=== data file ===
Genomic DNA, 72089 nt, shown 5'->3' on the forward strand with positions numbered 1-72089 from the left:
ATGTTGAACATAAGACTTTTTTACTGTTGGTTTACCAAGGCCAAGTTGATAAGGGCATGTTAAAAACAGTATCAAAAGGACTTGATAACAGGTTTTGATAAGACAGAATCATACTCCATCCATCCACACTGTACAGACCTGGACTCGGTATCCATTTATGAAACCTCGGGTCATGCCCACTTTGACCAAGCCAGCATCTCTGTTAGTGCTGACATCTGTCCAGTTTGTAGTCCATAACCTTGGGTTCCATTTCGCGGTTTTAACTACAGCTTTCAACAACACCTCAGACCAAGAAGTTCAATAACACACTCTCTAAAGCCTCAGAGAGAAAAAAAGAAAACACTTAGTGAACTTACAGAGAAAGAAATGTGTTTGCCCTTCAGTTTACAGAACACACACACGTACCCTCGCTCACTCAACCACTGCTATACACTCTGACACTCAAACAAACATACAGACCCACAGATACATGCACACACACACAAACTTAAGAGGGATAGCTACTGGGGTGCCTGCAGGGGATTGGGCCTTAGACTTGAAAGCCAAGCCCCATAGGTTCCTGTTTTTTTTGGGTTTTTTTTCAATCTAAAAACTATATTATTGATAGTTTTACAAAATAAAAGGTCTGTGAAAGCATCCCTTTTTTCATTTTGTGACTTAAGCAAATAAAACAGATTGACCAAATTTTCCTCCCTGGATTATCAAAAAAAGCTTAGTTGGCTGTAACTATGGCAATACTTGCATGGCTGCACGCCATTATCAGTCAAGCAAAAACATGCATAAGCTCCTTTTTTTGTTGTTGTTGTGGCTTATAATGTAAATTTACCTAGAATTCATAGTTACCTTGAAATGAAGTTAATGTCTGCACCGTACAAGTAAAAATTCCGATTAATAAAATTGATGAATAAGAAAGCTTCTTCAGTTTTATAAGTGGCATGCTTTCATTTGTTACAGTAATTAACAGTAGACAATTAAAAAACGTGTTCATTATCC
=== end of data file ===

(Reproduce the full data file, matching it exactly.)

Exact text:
Genomic DNA, 72089 nt, shown 5'->3' on the forward strand with positions numbered 1-72089 from the left:
ATGTTGAACATAAGACTTTTTTACTGTTGGTTTACCAAGGCCAAGTTGATAAGGGCATGTTAAAAACAGTATCAAAAGGACTTGATAACAGGTTTTGATAAGACAGAATCATACTCCATCCATCCACACTGTACAGACCTGGACTCGGTATCCATTTATGAAACCTCGGGTCATGCCCACTTTGACCAAGCCAGCATCTCTGTTAGTGCTGACATCTGTCCAGTTTGTAGTCCATAACCTTGGGTTCCATTTCGCGGTTTTAACTACAGCTTTCAACAACACCTCAGACCAAGAAGTTCAATAACACACTCTCTAAAGCCTCAGAGAGAAAAAAAGAAAACACTTAGTGAACTTACAGAGAAAGAAATGTGTTTGCCCTTCAGTTTACAGAACACACACACGTACCCTCGCTCACTCAACCACTGCTATACACTCTGACACTCAAACAAACATACAGACCCACAGATACATGCACACACACACAAACTTAAGAGGGATAGCTACTGGGGTGCCTGCAGGGGATTGGGCCTTAGACTTGAAAGCCAAGCCCCATAGGTTCCTGTTTTTTTTGGGTTTTTTTTCAATCTAAAAACTATATTATTGATAGTTTTACAAAATAAAAGGTCTGTGAAAGCATCCCTTTTTTCATTTTGTGACTTAAGCAAATAAAACAGATTGACCAAATTTTCCTCCCTGGATTATCAAAAAAAGCTTAGTTGGCTGTAACTATGGCAATACTTGCATGGCTGCACGCCATTATCAGTCAAGCAAAAACATGCATAAGCTCCTTTTTTTGTTGTTGTTGTGGCTTATAATGTAAATTTACCTAGAATTCATAGTTACCTTGAAATGAAGTTAATGTCTGCACCGTACAAGTAAAAATTCCGATTAATAAAATTGATGAATAAGAAAGCTTCTTCAGTTTTATAAGTGGCATGCTTTCATTTGTTACAGTAATTAACAGTAGACAATTAAAAAACGTGTTCATTATCC